Reviewed by Colin Jacobson (June 6, 2019)
When movies based on comic books produce sequels, it seems that the second flicks in the series often represent the best. One can argue that both Superman II and Batman Returns surpass their predecessors, and many will argue that 2003’s X2: X-Men United betters the original from 2000.
X2 opens up roughly where the first one finished. At that flick’s end, Wolverine (Hugh Jackman) departs to try to learn about how he became a mutant, and X2 follows his quest.
After a slam-bang action sequence in which a new-to-us teleporting mutant named Nightcrawler (Alan Cumming) almost assassinates the president (Cotter Smith), we join Wolverine in the frozen north as he comes to the Alkali Lake Industrial Complex, the site of experiments that made him the mutant he is today. Back in the lower 48, we re-encounter the rest of the X-Men. We learn that telepathic Jean Grey’s (Famke Janssen) powers have recently increased substantially and seem to be getting out of control.
When Professor Xavier (Patrick Stewart) learns of Nightcrawler’s attack, he meets with his main allies to plot how to work on the issue. He works with Jean as well as weather-manipulating Storm (Halle Berry) and laser-eyed Cyclops (James Marsden).
Others have their own ideas how to deal with the mutant issue: the president confers with Colonel William Stryker (Brian Cox), who wants to use force. Former anti-mutant hawk Senator Daniel Kelly (Bruce Davison) turned dove since the last film, but that’s because Kelly actually died and has been duplicated by shape-shifting Mystique (Rebecca Romijn-Stamos) ever since then. It turns out Stryker’s been in touch with powerful mutant leader Magneto (Ian McKellen), and because he used to be Mystique’s boss, Kelly tries to get to visit him.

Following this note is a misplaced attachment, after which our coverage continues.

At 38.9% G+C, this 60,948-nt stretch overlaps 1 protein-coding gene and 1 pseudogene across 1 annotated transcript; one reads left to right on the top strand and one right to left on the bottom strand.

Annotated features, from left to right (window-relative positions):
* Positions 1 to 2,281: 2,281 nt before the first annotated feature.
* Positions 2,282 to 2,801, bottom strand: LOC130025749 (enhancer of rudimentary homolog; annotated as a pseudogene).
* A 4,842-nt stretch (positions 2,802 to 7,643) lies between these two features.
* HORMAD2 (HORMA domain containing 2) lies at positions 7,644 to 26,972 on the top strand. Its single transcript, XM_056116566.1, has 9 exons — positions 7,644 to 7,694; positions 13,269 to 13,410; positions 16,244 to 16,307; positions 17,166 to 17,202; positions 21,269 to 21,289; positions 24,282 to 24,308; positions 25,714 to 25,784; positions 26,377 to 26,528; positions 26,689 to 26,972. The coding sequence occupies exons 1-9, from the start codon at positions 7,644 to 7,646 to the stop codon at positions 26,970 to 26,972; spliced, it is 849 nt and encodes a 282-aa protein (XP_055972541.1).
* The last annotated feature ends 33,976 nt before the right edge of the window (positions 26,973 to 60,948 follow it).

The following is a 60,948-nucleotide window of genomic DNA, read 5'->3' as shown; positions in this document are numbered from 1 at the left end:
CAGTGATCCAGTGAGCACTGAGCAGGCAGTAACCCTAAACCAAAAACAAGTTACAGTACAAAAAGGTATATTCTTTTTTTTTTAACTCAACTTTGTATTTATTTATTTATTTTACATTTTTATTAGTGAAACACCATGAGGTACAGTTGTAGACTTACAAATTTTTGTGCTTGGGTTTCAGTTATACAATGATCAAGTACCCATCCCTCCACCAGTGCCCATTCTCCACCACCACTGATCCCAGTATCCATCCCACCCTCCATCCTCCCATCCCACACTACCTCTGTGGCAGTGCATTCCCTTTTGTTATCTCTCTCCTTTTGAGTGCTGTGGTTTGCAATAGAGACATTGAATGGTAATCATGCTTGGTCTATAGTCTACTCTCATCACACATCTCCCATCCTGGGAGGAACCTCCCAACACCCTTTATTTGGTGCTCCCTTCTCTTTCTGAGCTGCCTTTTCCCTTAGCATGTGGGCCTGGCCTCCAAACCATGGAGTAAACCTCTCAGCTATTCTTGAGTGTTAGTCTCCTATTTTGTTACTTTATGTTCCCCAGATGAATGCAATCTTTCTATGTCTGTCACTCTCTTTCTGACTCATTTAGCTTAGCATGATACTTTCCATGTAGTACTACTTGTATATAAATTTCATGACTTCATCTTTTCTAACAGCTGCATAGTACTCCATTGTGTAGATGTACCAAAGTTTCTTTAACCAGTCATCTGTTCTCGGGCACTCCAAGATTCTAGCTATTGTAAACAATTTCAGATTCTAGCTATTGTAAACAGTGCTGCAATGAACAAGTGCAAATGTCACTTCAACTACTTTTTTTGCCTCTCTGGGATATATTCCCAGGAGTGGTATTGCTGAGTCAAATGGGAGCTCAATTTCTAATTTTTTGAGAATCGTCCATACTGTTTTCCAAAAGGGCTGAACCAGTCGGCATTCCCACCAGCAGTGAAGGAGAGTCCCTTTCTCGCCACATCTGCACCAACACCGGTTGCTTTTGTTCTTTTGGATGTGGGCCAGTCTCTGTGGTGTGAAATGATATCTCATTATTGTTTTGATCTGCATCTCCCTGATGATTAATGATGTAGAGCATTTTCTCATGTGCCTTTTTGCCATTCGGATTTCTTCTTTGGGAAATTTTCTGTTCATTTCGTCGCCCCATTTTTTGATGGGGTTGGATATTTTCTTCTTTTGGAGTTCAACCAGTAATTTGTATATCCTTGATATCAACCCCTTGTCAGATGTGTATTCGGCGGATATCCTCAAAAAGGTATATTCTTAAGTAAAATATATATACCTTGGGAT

We also get to know some younger mutants: the edgy fire-controlling Pyro (Aaron Stanford), nice guy coldster Iceman (Shawn Ashmore), and touch-of-death Rogue (Anna Paquin). Wolverine returns back to Xavier’s school and briefly encounters his old friends before they head out to investigate the assassination attempt. This reignites tensions between Cyclops and Wolverine, as both vie for the affection of Jean.
From there we discover that the cruel Stryker got information out of Magneto through the use of drugs. Stryker gets to Magneto one more time to get more details about Xavier’s school and his telepathy-amplifying device Cerebro. Xavier can use the tool to access virtually every person – and mutant – on Earth. This lets him locate Nightcrawler.
Storm and Jean go to retrieve him, and they find out why he acted as he did at the White House. Cyclops and Xavier visit Magneto, where the Professor grills his old nemesis about the attack and other issues. We get a hint of why Stryker hates mutants so much, since we learn that his son is one and Xavier couldn’t help him.
They also discuss Wolverine. Apparently Xavier knows more about Logan’s murky past than he’s revealed, and we’ll eventually discover a connection to current events there as well.
As all this occurs, Mystique infiltrates Stryker’s computer files and heads to rescue her buddy Magneto. Wolverine remains at home with Xavier’s students, which leaves him the sole leader as something terrible happens: Stryker stages an all-out assault on the school.
First his forces capture Cyclops and Xavier before all something breaks loose at the academy. Wolverine flees with Rogue, Iceman and Pyro, but not before a brief – and tantalizing for him – meeting with his maker.